Fifteen years ago, their Washington Heights neighborhood was dubbed the crack-cocaine capital of the world, but today it is transforming into one of the most vibrant, Spanish-speaking ... See full summary »
Fifteen years ago, their Washington Heights neighborhood was dubbed the crack-cocaine capital of the world, but today it is transforming into one of the most vibrant, Spanish-speaking communities in the United States. While the drug dealers continue to disappear, their violent legacy still casts a shadow over the neighborhood and its residents. Junior, an ex-convict struggling to get his life back on track, is a product of this legacy. His younger brother Manny, the salutatorian of his high school class, embodies the hope of the future. On the night of his graduation party, Manny finds himself faced with an ill-fated decision that could change his life forever. Written by
Sujit R. Varma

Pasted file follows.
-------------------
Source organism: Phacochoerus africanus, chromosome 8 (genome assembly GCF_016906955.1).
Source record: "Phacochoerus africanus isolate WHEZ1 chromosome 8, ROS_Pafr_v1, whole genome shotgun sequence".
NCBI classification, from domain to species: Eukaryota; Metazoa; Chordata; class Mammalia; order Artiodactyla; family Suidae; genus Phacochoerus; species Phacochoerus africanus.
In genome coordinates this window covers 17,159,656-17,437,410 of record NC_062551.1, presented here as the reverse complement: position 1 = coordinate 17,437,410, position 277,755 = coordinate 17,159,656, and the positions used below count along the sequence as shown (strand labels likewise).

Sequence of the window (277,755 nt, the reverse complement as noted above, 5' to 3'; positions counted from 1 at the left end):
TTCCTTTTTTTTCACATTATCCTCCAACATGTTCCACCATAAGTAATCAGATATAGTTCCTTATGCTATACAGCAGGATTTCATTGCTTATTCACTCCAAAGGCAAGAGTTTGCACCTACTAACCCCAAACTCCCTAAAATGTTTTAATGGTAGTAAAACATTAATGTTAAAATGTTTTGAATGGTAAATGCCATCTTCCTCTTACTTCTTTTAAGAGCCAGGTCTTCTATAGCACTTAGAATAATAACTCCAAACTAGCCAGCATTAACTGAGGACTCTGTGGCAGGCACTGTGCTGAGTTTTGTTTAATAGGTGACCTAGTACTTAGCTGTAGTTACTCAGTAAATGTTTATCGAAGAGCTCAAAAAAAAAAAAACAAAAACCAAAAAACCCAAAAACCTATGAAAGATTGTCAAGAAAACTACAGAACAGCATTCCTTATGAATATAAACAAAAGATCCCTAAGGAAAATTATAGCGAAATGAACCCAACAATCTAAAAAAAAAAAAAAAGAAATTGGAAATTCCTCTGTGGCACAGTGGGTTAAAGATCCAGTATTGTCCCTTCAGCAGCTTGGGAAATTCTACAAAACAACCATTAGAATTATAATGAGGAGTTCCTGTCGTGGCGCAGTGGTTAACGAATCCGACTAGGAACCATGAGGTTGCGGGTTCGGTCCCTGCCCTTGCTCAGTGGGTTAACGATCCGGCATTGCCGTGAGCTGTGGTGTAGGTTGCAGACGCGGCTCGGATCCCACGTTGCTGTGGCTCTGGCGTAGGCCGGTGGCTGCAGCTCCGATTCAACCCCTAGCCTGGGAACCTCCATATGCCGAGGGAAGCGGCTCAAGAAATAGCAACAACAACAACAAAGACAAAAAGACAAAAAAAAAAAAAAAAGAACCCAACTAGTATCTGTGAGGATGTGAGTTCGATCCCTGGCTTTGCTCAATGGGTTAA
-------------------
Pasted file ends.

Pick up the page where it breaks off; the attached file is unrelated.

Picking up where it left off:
Here is a film (along with "City of God") that explores a violent world infested by drugs--and uses a cast of non-professional actors. Shot for much less money than the Brazilian masterpiece, Manito is something of a "minor masterpiece". I had heard that the images and editing are jarring. But I discovered it to be, on the contrary, a beautifully photographed film, the grain structure of which reminded me of 8mm Ecktachrome stocks from the 1960s...Furthermore, the camera choreography is a daring risk to mimick the exuberance of a passionate family in the throes of a tumultuous celebration that turns to tragedy. This is a style that could not be more perfectly suited to the material. The highest compliment one can say about these incredibly brutal yet beautiful images is that nothing like this has ever been seen before. "Manito" is better than virtually every other film made in America this year. That's not saying a whole hell of lot in year that has given us one bomb after the next. But "Manito" is a significant achievement.
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